How to Take Better Photos With iOS 7 Camera On Your iPhone & iPad

iPhone photography is one of the most creative outlet that any iPhone-user can have. Notwithstanding the fact that more number of people take photos on the iPhone than any other smartphone, it still takes some amount of prior knowledge to click the best pictures on your iPhone.

With iOS 7, the Camera app gets a shot in the arm with not just a redesign but a rework. There are quite a bunch of new features that make clicking amazing pictures and videos that much more easier. What’s even better is that on the iPhone 5s/5c, the quality of the camera has been enhanced too with powerful sensors.

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Learning a few things about the new camera app can help you grab the right moment correctly, capture picturesque moments and add picturesque detail to them through filters, do the rule of thirds correctly and more. Check this out:


In a frame that has a lot of action, capturing the right moment is hard. But not if you use the burst mode.

The burst mode is a new entrant to the camera app. When you press and hold on the shutter button, the iPhone captures a lot of images. On the iPhone 5s, the limit is 10 and on the iPhone 5, the limit is 3 per burst mode.

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You’re not going to use the burst mode often but many people make the mistake of not using the feature when they’re capturing a rapid action shot. Someone doing a back-flip? Your kid playing? Use the burst mode and thank the Apple folks later. You’d be surprised at how using the burst mode actually brings up wonderful photos that you couldn’t have possibly planned to capture.


Okay, filters isn’t new. Instagram did it. So did almost every other camera-related app in town but Apple finally introduced it in iOS 7. When they did, it was live filters, thankfully.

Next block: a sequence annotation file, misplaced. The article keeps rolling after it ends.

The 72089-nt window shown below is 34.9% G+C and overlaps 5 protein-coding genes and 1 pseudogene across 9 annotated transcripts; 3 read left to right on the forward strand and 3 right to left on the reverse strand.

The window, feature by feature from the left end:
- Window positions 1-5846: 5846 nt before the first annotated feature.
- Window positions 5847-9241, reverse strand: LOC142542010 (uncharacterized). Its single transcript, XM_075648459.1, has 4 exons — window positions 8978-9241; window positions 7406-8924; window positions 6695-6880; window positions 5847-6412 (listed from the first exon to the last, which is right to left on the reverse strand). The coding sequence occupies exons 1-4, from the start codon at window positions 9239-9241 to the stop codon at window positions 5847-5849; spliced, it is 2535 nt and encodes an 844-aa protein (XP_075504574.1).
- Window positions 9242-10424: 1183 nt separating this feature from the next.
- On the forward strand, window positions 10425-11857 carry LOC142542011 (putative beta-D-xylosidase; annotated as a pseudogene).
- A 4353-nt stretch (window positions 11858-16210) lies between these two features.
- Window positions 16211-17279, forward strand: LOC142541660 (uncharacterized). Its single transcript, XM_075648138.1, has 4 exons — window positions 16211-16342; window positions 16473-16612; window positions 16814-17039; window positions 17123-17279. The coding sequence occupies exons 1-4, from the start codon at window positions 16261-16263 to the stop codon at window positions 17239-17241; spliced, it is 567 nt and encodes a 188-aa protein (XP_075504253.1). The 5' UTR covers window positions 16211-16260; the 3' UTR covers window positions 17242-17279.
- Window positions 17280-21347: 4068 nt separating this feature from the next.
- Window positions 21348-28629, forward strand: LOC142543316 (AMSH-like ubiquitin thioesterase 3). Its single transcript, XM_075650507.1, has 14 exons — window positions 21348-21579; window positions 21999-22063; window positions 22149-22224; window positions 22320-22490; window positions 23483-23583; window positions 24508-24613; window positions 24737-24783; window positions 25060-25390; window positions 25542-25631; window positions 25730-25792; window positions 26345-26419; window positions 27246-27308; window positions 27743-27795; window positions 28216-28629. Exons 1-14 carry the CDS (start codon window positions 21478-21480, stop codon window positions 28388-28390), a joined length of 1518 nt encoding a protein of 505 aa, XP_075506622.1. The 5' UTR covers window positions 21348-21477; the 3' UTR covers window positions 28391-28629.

On any iDevice running iOS 7, you’ve got the filter icon (three intersecting circles) in the camera app. Tap that and you have 8 filters to choose from. When you select one, it gets applied “real-time” to the scene you are about to capture.

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Live filters is not just cool but it’s useful. Applying a filter to a photo is okay but being able to see how a photo will look or turn out to be once you apply the filter is even better.


Careful, meticulous photographers make use of the grid. The grid offers a rule-of-thirds setting which can help you frame/compose your shots for those cinematic or photographic effect. There’s a lot to learn about shot composition and in almost all cases, you need the grid to work with.

I don’t, however, think that iOS 7 made it easy for people who routinely toggle the grid. In iOS 6, you had the ability to turn off/on the grid right from the camera’s interface. In iOS 7, you have to head all the way to Settings → Photos & Camera → to turn on the grid.

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Exclusively for iPhone 5s owners, you have the beautiful slo-mo capture. Videos on the iPhone 5s are recorded at 120fps which paves the way for really, totally smooth slow motion video renders.

You can edit videos after you have recorded them. Using the slo-mo edit feature, you can select where the slo-mo effect is applied. Exporting the slo-mo videos can be a little hard considering that the videos are 120fps.

Older iPhone users don’t feel left out. There are other  apps that do slo-mo decently.

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Finally, a lot has been written about the video zoom feature. In iOS 7, you can zoom as you record video too. Done correctly, you can replicate some of the coolest video zoom effects – the passive, slow and calculated one is my favorite.

The zoom feature is triggered just by a two-finger pinch just as in photos.

Jignesh Padhiyar
Jignesh Padhiyar is the co-founder of who has a keen eye for news, rumors and all the unusual stuff that happens around Apple products. During his tight schedule, Jignesh finds some moments of respite to share side-splitting contents on social media.
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